What is wrought iron?
Wrought iron is an extremely durable and malleable type of metal. Combine that with its natural resistance to corrosion and how easy it is to weld, and you have a popular material with a wide range of uses.
The name wrought iron is historical. Traditionally, this metal is beaten into shape by a blacksmith with a hammer.
Today, wrought iron isn't standard. Instead, mild steel (also called low-carbon steel) is used in its place. Despite this, most people still advertise wrought iron gates and wrought iron railings when they're selling their products.
The primary reason mild steel or other low carbon variants have replaced traditional wrought iron is the advancements with steel fabrication and metallurgy. You see, before 1950 (give or take), mild steel was brittle in comparison to wrought iron. Technological improvements such as that combined with lower production costs surrounding steel resulted in traditional wrought iron's decline in use. For more information about this in the context of guard railings, look at my blog post titled: what are the advantages of wrought iron railings?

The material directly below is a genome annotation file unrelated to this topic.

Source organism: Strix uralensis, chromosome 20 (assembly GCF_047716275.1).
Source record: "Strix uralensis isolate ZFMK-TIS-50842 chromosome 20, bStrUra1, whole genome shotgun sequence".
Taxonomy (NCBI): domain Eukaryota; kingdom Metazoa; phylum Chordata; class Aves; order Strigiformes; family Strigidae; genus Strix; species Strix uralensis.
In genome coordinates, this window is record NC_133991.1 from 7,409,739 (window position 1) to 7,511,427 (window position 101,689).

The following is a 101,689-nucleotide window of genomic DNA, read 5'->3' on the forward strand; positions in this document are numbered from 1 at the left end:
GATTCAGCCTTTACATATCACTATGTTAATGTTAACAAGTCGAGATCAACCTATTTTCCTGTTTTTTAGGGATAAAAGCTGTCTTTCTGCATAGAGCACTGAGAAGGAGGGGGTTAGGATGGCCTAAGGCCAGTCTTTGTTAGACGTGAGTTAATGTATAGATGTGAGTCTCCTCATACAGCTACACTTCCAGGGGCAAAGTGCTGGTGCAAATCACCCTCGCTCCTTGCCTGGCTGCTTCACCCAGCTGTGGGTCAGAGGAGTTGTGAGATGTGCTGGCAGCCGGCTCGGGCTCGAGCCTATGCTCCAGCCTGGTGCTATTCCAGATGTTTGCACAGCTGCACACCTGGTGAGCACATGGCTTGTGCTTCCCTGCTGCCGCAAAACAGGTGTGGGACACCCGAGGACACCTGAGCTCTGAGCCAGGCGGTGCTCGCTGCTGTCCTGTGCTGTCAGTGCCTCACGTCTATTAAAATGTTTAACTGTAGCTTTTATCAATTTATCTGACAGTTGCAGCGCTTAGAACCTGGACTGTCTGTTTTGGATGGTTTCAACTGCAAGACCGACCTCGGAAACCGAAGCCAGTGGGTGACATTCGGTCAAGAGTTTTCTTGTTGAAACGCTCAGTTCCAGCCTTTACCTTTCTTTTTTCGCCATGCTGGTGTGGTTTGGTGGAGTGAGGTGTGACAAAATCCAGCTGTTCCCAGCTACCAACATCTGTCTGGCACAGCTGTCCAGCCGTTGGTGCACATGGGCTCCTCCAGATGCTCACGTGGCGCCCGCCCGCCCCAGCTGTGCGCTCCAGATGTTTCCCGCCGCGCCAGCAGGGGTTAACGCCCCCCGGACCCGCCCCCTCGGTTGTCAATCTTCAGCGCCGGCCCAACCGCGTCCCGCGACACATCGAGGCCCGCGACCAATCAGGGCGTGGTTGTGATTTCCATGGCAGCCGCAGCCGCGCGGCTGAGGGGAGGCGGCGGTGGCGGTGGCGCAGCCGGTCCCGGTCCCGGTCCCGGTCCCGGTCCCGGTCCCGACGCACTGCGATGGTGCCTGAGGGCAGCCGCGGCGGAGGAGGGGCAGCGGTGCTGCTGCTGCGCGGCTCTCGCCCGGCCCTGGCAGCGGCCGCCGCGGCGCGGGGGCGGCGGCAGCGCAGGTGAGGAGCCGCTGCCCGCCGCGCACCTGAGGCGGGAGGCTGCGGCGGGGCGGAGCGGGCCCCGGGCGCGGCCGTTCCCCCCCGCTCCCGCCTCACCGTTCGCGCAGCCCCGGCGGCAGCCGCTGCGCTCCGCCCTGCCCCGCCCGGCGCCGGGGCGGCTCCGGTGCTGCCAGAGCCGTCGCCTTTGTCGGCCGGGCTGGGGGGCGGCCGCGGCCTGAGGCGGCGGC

Everyday items that were traditionally wrought iron were nails, rails, wire, chains, rivets, railway couplings, nuts, bolts, handrails, ornamental ironwork, and water and steam pipes just to name a few.
We no longer produce wrought iron on a commercial scale. Instead, popularly labeled wrought iron products, such as guard rails and gates, are made of mild steel. The main reason they retain the name wrought iron is because they are made to resemble projects which were traditionally wrought (worked) by hand by a blacksmith.